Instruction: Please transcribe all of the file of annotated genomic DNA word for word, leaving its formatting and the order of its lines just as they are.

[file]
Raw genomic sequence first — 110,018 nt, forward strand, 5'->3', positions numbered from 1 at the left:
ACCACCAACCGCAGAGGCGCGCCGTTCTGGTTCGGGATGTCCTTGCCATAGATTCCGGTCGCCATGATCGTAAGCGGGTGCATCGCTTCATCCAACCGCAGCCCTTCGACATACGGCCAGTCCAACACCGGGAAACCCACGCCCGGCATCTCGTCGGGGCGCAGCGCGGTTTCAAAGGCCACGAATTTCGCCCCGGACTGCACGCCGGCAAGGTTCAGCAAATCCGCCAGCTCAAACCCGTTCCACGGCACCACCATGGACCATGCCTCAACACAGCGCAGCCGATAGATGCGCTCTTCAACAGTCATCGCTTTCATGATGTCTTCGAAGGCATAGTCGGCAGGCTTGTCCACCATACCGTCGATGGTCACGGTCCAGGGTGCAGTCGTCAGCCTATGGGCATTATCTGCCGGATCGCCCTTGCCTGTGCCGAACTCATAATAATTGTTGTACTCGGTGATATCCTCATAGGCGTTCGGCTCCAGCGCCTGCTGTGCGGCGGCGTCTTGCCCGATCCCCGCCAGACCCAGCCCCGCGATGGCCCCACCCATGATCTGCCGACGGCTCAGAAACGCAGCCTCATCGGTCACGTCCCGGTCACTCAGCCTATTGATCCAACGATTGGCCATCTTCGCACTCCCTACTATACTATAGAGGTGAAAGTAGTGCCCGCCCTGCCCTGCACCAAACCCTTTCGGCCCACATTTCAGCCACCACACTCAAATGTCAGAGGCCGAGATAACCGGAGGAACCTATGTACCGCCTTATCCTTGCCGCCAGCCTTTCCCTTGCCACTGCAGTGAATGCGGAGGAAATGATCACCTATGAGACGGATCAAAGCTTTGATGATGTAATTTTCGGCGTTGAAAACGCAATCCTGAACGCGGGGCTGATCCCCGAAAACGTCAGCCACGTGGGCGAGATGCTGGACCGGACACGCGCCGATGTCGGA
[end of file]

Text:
Raw genomic sequence first — 110,018 nt, forward strand, 5'->3', positions numbered from 1 at the left:
ACCACCAACCGCAGAGGCGCGCCGTTCTGGTTCGGGATGTCCTTGCCATAGATTCCGGTCGCCATGATCGTAAGCGGGTGCATCGCTTCATCCAACCGCAGCCCTTCGACATACGGCCAGTCCAACACCGGGAAACCCACGCCCGGCATCTCGTCGGGGCGCAGCGCGGTTTCAAAGGCCACGAATTTCGCCCCGGACTGCACGCCGGCAAGGTTCAGCAAATCCGCCAGCTCAAACCCGTTCCACGGCACCACCATGGACCATGCCTCAACACAGCGCAGCCGATAGATGCGCTCTTCAACAGTCATCGCTTTCATGATGTCTTCGAAGGCATAGTCGGCAGGCTTGTCCACCATACCGTCGATGGTCACGGTCCAGGGTGCAGTCGTCAGCCTATGGGCATTATCTGCCGGATCGCCCTTGCCTGTGCCGAACTCATAATAATTGTTGTACTCGGTGATATCCTCATAGGCGTTCGGCTCCAGCGCCTGCTGTGCGGCGGCGTCTTGCCCGATCCCCGCCAGACCCAGCCCCGCGATGGCCCCACCCATGATCTGCCGACGGCTCAGAAACGCAGCCTCATCGGTCACGTCCCGGTCACTCAGCCTATTGATCCAACGATTGGCCATCTTCGCACTCCCTACTATACTATAGAGGTGAAAGTAGTGCCCGCCCTGCCCTGCACCAAACCCTTTCGGCCCACATTTCAGCCACCACACTCAAATGTCAGAGGCCGAGATAACCGGAGGAACCTATGTACCGCCTTATCCTTGCCGCCAGCCTTTCCCTTGCCACTGCAGTGAATGCGGAGGAAATGATCACCTATGAGACGGATCAAAGCTTTGATGATGTAATTTTCGGCGTTGAAAACGCAATCCTGAACGCGGGGCTGATCCCCGAAAACGTCAGCCACGTGGGCGAGATGCTGGACCGGACACGCGCCGATGTCGGA